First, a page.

The log file entries produced in CLF will look something like this
emphasis mine. In other words, this was an example. Not all commands are GETs, and even for the ones that are, you'll still have assholes out there who are not following the protocol (keeping in mind that the whole freaking point of a log file is to preserve what's actually happening so that you can, say, diagnose stuff that's going wrong...)
nor does it guarantee that the HTTP command field always consists of exactly 3 space-separated components (hint: it doesn't).
You read the wrong spec, or you misread the right one:
The Request-Line begins:
-- with a method token,
-- followed by the Request-URI
-- and the protocol version,
-- and ending with CRLF.
The elements are separated by SP characters.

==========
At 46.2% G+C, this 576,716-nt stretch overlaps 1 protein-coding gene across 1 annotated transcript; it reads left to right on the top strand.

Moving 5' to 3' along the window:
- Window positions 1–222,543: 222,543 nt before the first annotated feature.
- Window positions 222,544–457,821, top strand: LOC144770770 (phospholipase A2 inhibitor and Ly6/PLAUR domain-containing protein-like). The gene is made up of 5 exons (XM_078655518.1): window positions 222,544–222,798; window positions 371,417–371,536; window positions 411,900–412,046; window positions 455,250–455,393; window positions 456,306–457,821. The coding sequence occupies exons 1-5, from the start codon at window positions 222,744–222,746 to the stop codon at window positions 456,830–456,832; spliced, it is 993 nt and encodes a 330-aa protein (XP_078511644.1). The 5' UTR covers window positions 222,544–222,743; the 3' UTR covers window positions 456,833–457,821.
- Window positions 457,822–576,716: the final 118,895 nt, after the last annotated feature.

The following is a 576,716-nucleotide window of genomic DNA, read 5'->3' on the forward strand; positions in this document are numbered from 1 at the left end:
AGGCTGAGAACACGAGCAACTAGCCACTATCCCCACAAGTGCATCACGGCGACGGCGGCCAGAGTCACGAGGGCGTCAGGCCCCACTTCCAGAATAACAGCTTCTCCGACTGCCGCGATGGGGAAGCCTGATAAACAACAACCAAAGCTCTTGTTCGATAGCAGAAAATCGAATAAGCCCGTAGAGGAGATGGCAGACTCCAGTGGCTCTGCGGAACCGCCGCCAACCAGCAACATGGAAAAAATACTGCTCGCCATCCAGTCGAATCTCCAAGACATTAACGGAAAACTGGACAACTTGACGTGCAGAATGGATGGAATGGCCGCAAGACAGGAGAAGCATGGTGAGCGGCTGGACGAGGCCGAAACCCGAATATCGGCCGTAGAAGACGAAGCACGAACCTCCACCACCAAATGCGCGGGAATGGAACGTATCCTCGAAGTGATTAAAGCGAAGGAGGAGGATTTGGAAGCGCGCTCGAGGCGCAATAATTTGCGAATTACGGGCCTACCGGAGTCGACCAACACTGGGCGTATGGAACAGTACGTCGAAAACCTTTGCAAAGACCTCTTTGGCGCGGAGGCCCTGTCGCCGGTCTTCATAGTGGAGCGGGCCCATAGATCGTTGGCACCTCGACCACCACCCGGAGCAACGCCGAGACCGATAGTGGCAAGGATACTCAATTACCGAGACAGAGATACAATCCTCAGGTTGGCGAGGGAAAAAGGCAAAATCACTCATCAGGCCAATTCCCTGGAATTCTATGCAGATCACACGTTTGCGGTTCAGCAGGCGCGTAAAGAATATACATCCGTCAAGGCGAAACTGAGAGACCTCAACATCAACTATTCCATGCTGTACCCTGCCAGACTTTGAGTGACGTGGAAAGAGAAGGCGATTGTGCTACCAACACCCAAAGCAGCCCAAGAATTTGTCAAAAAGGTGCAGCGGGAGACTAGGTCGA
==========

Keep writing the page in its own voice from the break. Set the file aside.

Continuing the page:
No CR or LF is allowed except in the final CRLF sequence.
Request-Line = Method SP Request-URI SP HTTP-Version CRLF
That's the HTTP spec, which is all very nice but is not the Apache Log spec.
Just assuming for the sake of argument that the HTTP command line is indeed being copied verbatim into that field, there's also the question of whether all of the clients out there will be actually following the spec — we live in a world with script kiddies and DDOS hobbyists, after all (hint: I'm guessing there's a reason the Apache folks saw fit to double-quote that field)
In other news, in my real-live Apache 2.4 webserver using the default-format log, I see lines like this: